October perennial care

Thu. Oct. 1, 2020

Click below to listen to my 2 min. Garden Bite radio show: October perennial care

Yowza, it’s October 1st. This year feels like it’s taking forever and flying by…. Into a bright future!

My Red maple 2020

You can start preparing for that bright future with some October to-do’s in the garden.

Now’s the time to collect seeds of rudbeckia and coneflowers.  Cut the heads off in the afternoon when the plant is dry, open the flower head and collect the seeds. You might want gloves on for some seeds, they can be kinda prickly. 

coneflower seeds

You can store them in a dry area in jars or envelopes.  Make sure you mark them or it really will be a surprise!  Sometimes you’ll get the exact same flower, other times, well, it’s a surprise.  That’s part of the fun! 

photo taken in late September 2020
black eyed susans seedheads – not quite ready for harvest – they need to be dry

It’s time to cut the foliage of your peonies and hosta to reduce the risk of fungal leaf disease in next years garden.  If your hosta still have a few flower stems, leave those alone.  Birds will munch on the seeds over the winter but do get rid of the foliage.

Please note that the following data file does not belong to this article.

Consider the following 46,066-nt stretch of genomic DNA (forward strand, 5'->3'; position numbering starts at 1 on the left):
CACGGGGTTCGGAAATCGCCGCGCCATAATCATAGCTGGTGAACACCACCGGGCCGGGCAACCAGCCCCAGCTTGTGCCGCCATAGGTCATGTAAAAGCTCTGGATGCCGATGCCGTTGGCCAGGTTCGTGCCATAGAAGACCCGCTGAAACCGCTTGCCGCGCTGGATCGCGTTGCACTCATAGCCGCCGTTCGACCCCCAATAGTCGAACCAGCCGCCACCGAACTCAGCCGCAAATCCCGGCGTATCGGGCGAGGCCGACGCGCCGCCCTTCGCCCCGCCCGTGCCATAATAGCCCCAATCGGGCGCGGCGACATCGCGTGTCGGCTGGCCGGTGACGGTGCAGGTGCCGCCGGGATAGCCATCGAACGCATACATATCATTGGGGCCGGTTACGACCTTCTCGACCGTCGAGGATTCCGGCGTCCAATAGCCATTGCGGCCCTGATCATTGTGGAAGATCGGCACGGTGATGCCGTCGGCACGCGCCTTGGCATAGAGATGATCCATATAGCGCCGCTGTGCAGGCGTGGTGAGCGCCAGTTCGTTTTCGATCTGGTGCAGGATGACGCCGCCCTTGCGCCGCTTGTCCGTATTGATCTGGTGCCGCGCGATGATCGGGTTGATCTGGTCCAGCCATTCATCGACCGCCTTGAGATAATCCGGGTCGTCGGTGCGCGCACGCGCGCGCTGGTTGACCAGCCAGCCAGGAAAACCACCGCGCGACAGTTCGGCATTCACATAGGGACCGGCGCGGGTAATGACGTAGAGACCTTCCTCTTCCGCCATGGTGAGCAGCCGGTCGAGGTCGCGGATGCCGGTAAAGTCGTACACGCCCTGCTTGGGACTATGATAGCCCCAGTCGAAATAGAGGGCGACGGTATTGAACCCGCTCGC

Hosta seedheads. I’ll cut the foliage back when it’s looking yellowed and spent

You’ll need to decide what kind of look you want for your winter garden.  What I call the “Mr. Clean” look with no ‘dead stuff’ left standing or the “Lazy Susan”, which is a bit of a misnomer and not just because this is my method!  I like to leave many of my ‘dead’ perennials standing for winter interest.  AND, there’s good reason to leave your natives up to feed the birds! 

late winter grasses

Many will nibble on the seeds and Salvia and hardy mums actually seem to overwinter better when the dead stems are left standing.   And, of course, grasses are outstanding in the winter time.  A must for me.  I’m leaving most of perennials to prune in the Spring. 

this photo was from 9-29-19. I bought this mum at the end of the season in 2018 and planted it in my vegetable garden last year late…. it looks fabulous. Many of the “annual” mums are actually hardy!

However, do take out any diseased or bug ridden parts!  If your garden suffered from fungal disease, get rid of the plants and clean up the area!

For those who had lilac blight, cut those back! I know it’s not easy. But this disease will stick around….  I haven’t cut mine back yet, but I will be doing that this month… don’t compost those leaves in your home compost, clean them up and take them to your yardwaste site.